I received this book for free from the author in exchange for an honest review. This does not affect my opinion of the book or the content of my review.Bad Bachelor by Stefanie London
Series: Bad Bachelors #1
Published by Sourcebooks Casablanca on March 6th 2018
Genres: Contemporary, Romance
Source: the author
Barnes & Noble
Everybody’s talking about the hot new app reviewing New York’s most eligible bachelors. But why focus on prince charming when you can read the latest dirt on the lowest-ranked “Bad Bachelors”—NYC’s most notorious bad boys.
If one more person mentions Bad Bachelors to Reed McMahon, someone’s gonna get hurt. A PR whiz, Reed is known as an ‘image fixer’ but his womanizing ways have caught up with him. What he needs is a PR miracle of his own.
When Reed strolls into Darcy Greer’s workplace offering to help save the struggling library, she isn’t buying it. The prickly Brooklynite knows Reed is exactly the kind of guy she should avoid. But the library does need his help. As she reluctantly works with Reed, she realizes there’s more to a man than his reputation. Maybe, just maybe, Bad Bachelor #1 is THE one for her.
This is easily my favorite Stefanie London book, and that’s saying a lot because I generally really like her books.
A new app called Bad Bachelors has just launched in New York. It’s described as similar to Yelp, but for men. Basically, women can add single men to the app and rate them as dates. Reed McMahon is a PR executive who’s in the middle of his own PR nightmare. Bad Bachelors has painted him as the biggest asshole in New York and he has no idea how to fight back. The app is run by an anonymous woman, and the women who comment are also anonymous, so even though he can figure out who some of them are through context clues, he has no way to defend himself.
Stefanie London did a great job showing the problems inherent in an app like this. Even though the accounts of dates are anonymous, the creator (whose identity we do eventually discover), knows some of them are made up, but she doesn’t do anything to stop it or take the stories down. The sheer number of them alone should have been a clue. Reed does have an actual job, and there were hundreds of these accounts of him being a dick to women, sleeping with them then never calling, making promises he then broke. When would he possibly have time for all of that dating??
And that’s the other issue with this app. By all accounts, Reed is up front with the women he dates. He’s not looking for anything beyond a fling and a little fun, and he tells them that. Their stories of him being a jerk strike me more as sour grapes than anything else. I do wish we’d heard of a single account of a woman who had said: “Reed promised me one night of great sex, and that’s what I got; it was wonderful”. But every single one that we saw was dragging him for not sticking around.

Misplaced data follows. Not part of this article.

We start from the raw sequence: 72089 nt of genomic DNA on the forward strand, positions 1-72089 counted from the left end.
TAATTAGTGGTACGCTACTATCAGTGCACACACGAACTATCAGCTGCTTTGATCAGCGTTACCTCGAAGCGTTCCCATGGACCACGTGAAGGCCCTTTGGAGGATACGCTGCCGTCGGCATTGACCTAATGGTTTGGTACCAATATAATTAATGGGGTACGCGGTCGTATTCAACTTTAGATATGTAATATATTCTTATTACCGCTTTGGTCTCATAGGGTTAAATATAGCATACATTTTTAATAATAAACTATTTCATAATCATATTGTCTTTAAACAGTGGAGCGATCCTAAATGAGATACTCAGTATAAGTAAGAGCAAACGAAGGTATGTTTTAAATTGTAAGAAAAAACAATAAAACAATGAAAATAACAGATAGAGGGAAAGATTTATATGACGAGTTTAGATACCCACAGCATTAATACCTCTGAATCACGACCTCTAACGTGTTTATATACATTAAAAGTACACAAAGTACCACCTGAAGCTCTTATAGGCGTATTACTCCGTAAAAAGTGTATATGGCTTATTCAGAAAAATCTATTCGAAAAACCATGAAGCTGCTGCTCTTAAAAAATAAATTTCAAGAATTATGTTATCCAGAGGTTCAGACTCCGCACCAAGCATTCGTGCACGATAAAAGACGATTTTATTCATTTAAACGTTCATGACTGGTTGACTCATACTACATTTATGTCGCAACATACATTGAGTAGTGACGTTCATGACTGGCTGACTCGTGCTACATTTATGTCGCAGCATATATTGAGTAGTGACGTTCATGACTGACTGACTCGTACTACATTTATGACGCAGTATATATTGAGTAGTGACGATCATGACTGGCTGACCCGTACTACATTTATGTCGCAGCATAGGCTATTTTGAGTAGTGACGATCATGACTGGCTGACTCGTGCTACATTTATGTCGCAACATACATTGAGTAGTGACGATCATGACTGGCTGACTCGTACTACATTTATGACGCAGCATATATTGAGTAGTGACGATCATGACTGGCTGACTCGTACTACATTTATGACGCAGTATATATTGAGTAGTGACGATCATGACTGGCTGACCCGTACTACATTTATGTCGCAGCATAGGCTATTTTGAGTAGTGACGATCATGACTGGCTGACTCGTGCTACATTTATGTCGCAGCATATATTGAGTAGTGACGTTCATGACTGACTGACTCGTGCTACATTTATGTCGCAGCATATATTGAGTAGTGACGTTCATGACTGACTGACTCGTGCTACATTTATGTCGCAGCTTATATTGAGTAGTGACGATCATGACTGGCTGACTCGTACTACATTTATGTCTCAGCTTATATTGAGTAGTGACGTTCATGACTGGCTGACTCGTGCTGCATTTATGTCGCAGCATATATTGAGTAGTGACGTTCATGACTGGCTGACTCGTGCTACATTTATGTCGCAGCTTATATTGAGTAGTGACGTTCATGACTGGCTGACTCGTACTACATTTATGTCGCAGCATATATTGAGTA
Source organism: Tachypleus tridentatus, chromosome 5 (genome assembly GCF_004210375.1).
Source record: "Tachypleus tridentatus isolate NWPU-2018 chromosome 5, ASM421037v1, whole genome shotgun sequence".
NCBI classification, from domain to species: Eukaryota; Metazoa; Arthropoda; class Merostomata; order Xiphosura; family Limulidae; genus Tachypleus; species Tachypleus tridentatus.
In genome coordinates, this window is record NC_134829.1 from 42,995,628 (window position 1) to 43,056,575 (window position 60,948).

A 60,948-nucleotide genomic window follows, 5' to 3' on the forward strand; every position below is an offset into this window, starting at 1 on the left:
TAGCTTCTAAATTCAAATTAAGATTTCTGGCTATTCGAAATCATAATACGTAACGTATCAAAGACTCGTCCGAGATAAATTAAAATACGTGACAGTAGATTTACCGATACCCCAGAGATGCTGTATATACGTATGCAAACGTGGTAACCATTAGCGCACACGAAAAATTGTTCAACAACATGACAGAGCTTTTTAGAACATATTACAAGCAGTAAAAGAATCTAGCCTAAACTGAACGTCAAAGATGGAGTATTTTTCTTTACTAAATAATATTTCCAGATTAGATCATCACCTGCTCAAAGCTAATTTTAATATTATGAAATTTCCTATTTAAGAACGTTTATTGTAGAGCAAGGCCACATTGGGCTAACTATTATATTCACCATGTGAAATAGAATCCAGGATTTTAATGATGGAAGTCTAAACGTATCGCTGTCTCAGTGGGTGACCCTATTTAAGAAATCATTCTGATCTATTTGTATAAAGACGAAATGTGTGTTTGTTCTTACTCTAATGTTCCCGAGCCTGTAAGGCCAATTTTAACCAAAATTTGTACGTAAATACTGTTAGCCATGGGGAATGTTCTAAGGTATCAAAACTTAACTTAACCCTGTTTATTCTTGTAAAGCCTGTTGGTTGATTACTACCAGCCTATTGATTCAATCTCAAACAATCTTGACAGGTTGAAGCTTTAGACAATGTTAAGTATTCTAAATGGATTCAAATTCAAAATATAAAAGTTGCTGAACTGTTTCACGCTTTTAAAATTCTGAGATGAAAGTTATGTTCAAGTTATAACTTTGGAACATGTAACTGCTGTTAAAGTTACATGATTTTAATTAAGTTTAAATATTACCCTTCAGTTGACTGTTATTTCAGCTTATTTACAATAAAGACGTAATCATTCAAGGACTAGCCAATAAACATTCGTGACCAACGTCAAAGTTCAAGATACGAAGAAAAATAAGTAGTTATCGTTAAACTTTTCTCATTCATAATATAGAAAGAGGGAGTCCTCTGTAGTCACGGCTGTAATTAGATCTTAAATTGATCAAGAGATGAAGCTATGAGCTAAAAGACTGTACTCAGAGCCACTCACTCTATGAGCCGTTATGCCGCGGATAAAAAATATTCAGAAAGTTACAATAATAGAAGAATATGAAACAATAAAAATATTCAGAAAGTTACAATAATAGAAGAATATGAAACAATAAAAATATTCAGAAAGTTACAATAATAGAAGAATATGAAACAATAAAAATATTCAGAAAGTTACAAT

Darcy isn’t thrilled to end up having to work with Reed to plan a much-needed library fundraiser. She’s never actually met him, but she’s read all of the reviews of him on the Bad Bachelor app and she is not impressed. I didn’t like this aspect of Darcy. I realize that I spend more time on the internet than most people, but in this day of “fake news” and actual fake news and constant trolling, I really wish she had taken these reviews with a grain of salt, especially as she got to know Reed better. Like I said earlier, there are hundreds of reviews. It’s not even possible for him to have dated all of these women, and eat, sleep, and work. I wish Darcy had given that some more thought.
But when these two get together, Reed and Darcy were so much fun to watch. The attraction is instant, but Darcy is reluctant to get involved with Reed. Even if all the accounts are exaggerated, he definitely isn’t interested in settling down, and Darcy doesn’t want a one night stand. No matter how attracted she is to Reed, and believe me, she’s very attracted to Reed, she’s not willing to give up on what she wants from a relationship. Reed was confident in his day-to-day life, never making a misstep, but there were times, mainly when he was dealing with his dad, that you could see glimpses of the hurt little boy he had been when his mother left. Darcy can see these glimpses as well, and they go a long way toward making her think they could have more than just a fling, but not quite far enough toward making her realize that a lot of those reviews on the app were bullshit.
Reed is equally interested in Darcy, but he has no faith in anyone’s ability to stick around, and he doesn’t think Darcy will be any different. He’s not going to let people just continue to walk away from him, so he indulges in one-night stands and short-term relationships. And he knows that Darcy wouldn’t be just a one-night stand, so he puts up at least a token resistance to the thought of getting together with her.
I loved this. I love watching two people pretend they can’t stand each other while fighting their attraction to each other. I love watching their defenses crumble and them still put up a fight. It’s so much fun when they actually fall. I thought Reed could have groveled a little bit more, though. He was terrible to Darcy when they broke up.
There was fun, snarky, sexy banter, Thursday panties on a Monday, and so much heat between these two. And even though I was frustrated with Darcy’s initial inability or refusal to see Reed as more than the sexist pig he was portrayed to be, I thought it was a clever way for Stefanie London to comment on the way we use social media and our tendency to believe what we read even with evidence to the contrary staring us in the face. If you haven’t picked this one up yet, you really should. And be prepared to get through it one sitting, because you’re not going to want to put it down once you start.